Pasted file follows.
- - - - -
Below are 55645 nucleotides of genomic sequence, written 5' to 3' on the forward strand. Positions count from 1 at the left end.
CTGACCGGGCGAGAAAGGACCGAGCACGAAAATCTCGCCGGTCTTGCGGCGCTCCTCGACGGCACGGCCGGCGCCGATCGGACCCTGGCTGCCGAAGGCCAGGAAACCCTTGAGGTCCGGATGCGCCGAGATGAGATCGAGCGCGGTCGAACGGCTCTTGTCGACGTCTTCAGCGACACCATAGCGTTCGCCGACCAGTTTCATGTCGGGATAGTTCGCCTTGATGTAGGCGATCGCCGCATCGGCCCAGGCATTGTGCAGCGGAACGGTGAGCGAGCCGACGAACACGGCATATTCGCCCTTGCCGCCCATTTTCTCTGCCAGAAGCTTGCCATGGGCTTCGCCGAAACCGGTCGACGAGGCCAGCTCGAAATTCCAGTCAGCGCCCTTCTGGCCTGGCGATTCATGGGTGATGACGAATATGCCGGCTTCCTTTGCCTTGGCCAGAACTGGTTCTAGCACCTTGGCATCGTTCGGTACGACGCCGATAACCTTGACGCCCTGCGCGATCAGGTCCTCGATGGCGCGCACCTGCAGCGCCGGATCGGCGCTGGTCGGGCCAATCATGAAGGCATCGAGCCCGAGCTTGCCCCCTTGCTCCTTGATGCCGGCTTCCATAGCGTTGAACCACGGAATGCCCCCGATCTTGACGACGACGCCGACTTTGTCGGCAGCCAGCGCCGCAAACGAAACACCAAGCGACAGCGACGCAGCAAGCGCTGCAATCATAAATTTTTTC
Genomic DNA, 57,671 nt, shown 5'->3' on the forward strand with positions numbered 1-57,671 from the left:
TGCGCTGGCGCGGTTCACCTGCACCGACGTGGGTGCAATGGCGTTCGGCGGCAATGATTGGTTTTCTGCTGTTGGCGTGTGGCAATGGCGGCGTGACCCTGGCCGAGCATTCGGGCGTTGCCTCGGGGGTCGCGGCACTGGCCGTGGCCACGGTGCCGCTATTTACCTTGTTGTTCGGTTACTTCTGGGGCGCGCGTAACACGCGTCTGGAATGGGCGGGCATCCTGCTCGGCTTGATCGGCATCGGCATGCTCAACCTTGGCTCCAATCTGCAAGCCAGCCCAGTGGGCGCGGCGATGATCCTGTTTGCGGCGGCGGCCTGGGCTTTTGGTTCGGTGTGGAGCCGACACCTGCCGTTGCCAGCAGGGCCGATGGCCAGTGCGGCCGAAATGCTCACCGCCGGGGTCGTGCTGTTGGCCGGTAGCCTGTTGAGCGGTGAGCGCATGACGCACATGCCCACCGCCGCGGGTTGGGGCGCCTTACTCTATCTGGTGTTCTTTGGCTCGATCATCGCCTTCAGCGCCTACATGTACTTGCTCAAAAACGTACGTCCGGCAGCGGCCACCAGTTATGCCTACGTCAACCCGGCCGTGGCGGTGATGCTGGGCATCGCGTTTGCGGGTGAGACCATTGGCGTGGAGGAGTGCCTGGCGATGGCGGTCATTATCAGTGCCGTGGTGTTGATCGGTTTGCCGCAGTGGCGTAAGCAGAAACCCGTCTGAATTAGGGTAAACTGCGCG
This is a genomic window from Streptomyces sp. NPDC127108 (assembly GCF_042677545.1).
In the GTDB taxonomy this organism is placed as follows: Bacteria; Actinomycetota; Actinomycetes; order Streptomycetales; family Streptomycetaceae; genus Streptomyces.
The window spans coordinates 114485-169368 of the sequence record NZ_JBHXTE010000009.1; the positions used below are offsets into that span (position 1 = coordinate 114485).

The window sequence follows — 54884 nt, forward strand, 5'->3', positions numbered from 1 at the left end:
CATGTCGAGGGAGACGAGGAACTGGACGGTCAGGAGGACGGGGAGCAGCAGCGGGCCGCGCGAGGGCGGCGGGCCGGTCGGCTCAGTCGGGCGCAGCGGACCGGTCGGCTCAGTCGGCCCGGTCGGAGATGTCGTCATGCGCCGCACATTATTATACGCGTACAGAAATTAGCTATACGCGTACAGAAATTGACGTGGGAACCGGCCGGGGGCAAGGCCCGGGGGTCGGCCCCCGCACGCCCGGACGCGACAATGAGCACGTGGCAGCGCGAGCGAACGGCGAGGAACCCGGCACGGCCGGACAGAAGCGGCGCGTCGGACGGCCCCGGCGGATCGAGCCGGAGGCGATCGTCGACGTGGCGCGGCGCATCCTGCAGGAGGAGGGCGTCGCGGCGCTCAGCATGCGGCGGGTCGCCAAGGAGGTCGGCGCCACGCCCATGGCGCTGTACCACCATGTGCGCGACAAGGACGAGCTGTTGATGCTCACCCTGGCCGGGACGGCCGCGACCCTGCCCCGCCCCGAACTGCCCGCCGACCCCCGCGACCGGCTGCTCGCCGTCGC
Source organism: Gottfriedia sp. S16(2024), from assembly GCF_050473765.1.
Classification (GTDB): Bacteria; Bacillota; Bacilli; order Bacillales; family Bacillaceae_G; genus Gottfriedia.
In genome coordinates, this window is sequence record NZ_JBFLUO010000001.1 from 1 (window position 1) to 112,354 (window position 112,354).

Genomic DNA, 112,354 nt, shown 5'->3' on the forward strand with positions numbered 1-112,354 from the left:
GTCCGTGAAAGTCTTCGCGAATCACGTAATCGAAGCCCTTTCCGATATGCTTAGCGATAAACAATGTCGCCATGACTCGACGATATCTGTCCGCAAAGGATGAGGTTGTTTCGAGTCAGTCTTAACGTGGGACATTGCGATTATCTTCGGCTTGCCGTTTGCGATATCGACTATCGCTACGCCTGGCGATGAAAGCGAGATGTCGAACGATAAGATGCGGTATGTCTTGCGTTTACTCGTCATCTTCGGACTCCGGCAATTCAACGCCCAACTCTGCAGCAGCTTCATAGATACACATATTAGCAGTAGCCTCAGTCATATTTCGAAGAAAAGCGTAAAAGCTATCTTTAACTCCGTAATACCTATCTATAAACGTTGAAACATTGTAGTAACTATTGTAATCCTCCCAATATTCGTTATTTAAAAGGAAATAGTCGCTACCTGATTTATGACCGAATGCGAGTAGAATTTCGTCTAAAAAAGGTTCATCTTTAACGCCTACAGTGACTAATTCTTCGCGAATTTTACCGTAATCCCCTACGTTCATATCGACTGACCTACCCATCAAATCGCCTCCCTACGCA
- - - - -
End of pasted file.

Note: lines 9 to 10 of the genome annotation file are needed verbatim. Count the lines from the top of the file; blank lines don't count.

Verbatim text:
CATGTCGAGGGAGACGAGGAACTGGACGGTCAGGAGGACGGGGAGCAGCAGCGGGCCGCGCGAGGGCGGCGGGCCGGTCGGCTCAGTCGGGCGCAGCGGACCGGTCGGCTCAGTCGGCCCGGTCGGAGATGTCGTCATGCGCCGCACATTATTATACGCGTACAGAAATTAGCTATACGCGTACAGAAATTGACGTGGGAACCGGCCGGGGGCAAGGCCCGGGGGTCGGCCCCCGCACGCCCGGACGCGACAATGAGCACGTGGCAGCGCGAGCGAACGGCGAGGAACCCGGCACGGCCGGACAGAAGCGGCGCGTCGGACGGCCCCGGCGGATCGAGCCGGAGGCGATCGTCGACGTGGCGCGGCGCATCCTGCAGGAGGAGGGCGTCGCGGCGCTCAGCATGCGGCGGGTCGCCAAGGAGGTCGGCGCCACGCCCATGGCGCTGTACCACCATGTGCGCGACAAGGACGAGCTGTTGATGCTCACCCTGGCCGGGACGGCCGCGACCCTGCCCCGCCCCGAACTGCCCGCCGACCCCCGCGACCGGCTGCTCGCCGTCGC
Source organism: Gottfriedia sp. S16(2024), from assembly GCF_050473765.1.